Blog
About

0
views
0
recommends
+1 Recommend
0 collections
    0
    shares
      • Record: found
      • Abstract: found
      • Article: found
      Is Open Access

      The natural course of pregnancies in women with primary atypical haemolytic uraemic syndrome and asymptomatic relatives

      Read this article at

      Bookmark
          There is no author summary for this article yet. Authors can add summaries to their articles on ScienceOpen to make them more accessible to a non-specialist audience.

          Summary

          Pregnancy has been linked to various microangiopathies, including primary atypical haemolytic uraemic syndrome (aHUS). Complement dysregulation, often linked to rare variants in complement genes, is key for primary aHUS to manifest and may play a role in pregnancy complications of the mother and fetus. The burden of such complications is unknown, making counselling of women with primary aHUS and asymptomatic relatives difficult. We analyzed the maternal and fetal outcomes of 39 pregnancies from 17 women with primary aHUS and two asymptomatic relatives. Seven out of 39 pregnancies were complicated by pregnancy‐associated aHUS. Five out of 32 pregnancies not linked to pregnancy‐associated aHUS were complicated by pre‐eclampsia or HELLP. Rare genetic variants were identified in 10 women (asymptomatic relatives, n = 2) who had a total of 14 pregnancies, including 10 uncomplicated pregnancies. Thirty‐five out of 39 pregnancies resulted in live birth. Eight out of 19 women had progressed to end‐stage kidney disease, with an incidence of 2·95 (95% confidence interval, 1·37–5·61) per 100 person‐years after the first pregnancy. Thus, we emphasized the frequency of successful pregnancies in women with primary aHUS and asymptomatic relatives. Pregnancies should be monitored closely. Rare genetic variants cannot predict the risk of a given pregnancy.

          Related collections

          Most cited references 25

          • Record: found
          • Abstract: found
          • Article: not found

          Preeclampsia and the risk of end-stage renal disease.

          It is unknown whether preeclampsia is a risk marker for subsequent end-stage renal disease (ESRD). We linked data from the Medical Birth Registry of Norway, which contains data on all births in Norway since 1967, with data from the Norwegian Renal Registry, which contains data on all patients receiving a diagnosis of end-stage renal disease (ESRD) since 1980, to assess the association between preeclampsia in one or more pregnancies and the subsequent development of ESRD. The study population consisted of women who had had a first singleton birth between 1967 and 1991; we included data from up to three pregnancies. ESRD developed in 477 of 570,433 women a mean (+/-SD) of 17+/-9 years after the first pregnancy (overall rate, 3.7 per 100,000 women per year). Among women who had been pregnant one or more times, preeclampsia during the first pregnancy was associated with a relative risk of ESRD of 4.7 (95% confidence interval [CI], 3.6 to 6.1). Among women who had been pregnant two or more times, preeclampsia during the first pregnancy was associated with a relative risk of ESRD of 3.2 (95% CI, 2.2 to 4.9), preeclampsia during the second pregnancy with a relative risk of 6.7 (95% CI, 4.3 to 10.6), and preeclampsia during both pregnancies with a relative risk of 6.4 (95% CI, 3.0 to 13.5). Among women who had been pregnant three or more times, preeclampsia during one pregnancy was associated with a relative risk of ESRD of 6.3 (95% CI, 4.1 to 9.9), and preeclampsia during two or three pregnancies was associated with a relative risk of 15.5 (95% CI, 7.8 to 30.8). Having a low-birth-weight or preterm infant increased the relative risk of ESRD. The results were similar after adjustment for possible confounders and after exclusion of women who had kidney disease, rheumatic disease, essential hypertension, or diabetes mellitus before pregnancy. Although the absolute risk of ESRD in women who have had preeclampsia is low, preeclampsia is a marker for an increased risk of subsequent ESRD. 2008 Massachusetts Medical Society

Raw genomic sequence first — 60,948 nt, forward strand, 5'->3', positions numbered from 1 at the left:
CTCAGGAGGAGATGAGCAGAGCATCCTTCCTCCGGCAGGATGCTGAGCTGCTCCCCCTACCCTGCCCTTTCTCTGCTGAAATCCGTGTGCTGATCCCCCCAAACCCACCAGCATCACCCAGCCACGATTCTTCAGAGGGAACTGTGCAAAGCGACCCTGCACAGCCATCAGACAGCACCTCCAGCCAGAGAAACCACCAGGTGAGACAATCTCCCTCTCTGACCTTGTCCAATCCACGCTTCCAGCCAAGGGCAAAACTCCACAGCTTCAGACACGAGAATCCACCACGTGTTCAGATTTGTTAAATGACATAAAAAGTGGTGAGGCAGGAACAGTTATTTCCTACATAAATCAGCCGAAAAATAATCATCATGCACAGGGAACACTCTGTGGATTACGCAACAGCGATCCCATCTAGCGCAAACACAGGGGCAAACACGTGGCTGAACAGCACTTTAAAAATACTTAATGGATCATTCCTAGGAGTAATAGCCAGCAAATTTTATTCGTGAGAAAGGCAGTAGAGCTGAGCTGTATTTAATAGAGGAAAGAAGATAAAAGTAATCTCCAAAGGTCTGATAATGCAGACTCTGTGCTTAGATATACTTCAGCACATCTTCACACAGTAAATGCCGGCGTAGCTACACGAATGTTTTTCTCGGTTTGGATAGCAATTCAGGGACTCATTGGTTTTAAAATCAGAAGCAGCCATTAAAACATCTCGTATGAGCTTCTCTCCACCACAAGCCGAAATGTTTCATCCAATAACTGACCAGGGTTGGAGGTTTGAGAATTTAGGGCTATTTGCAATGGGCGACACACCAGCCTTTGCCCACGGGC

Bookmark
            • Record: found
            • Abstract: found
            • Article: not found

            Atypical hemolytic uremic syndrome and C3 glomerulopathy: conclusions from a "Kidney Disease: Improving Global Outcomes" (KDIGO) Controversies Conference.

            In both atypical hemolytic uremic syndrome (aHUS) and C3 glomerulopathy (C3G) complement plays a primary role in disease pathogenesis. Herein we report the outcome of a 2015 Kidney Disease: Improving Global Outcomes (KDIGO) Controversies Conference where key issues in the management of these 2 diseases were considered by a global panel of experts. Areas addressed included renal pathology, clinical phenotype and assessment, genetic drivers of disease, acquired drivers of disease, and treatment strategies. In order to help guide clinicians who are caring for such patients, recommendations for best treatment strategies were discussed at length, providing the evidence base underpinning current treatment options. Knowledge gaps were identified and a prioritized research agenda was proposed to resolve outstanding controversial issues.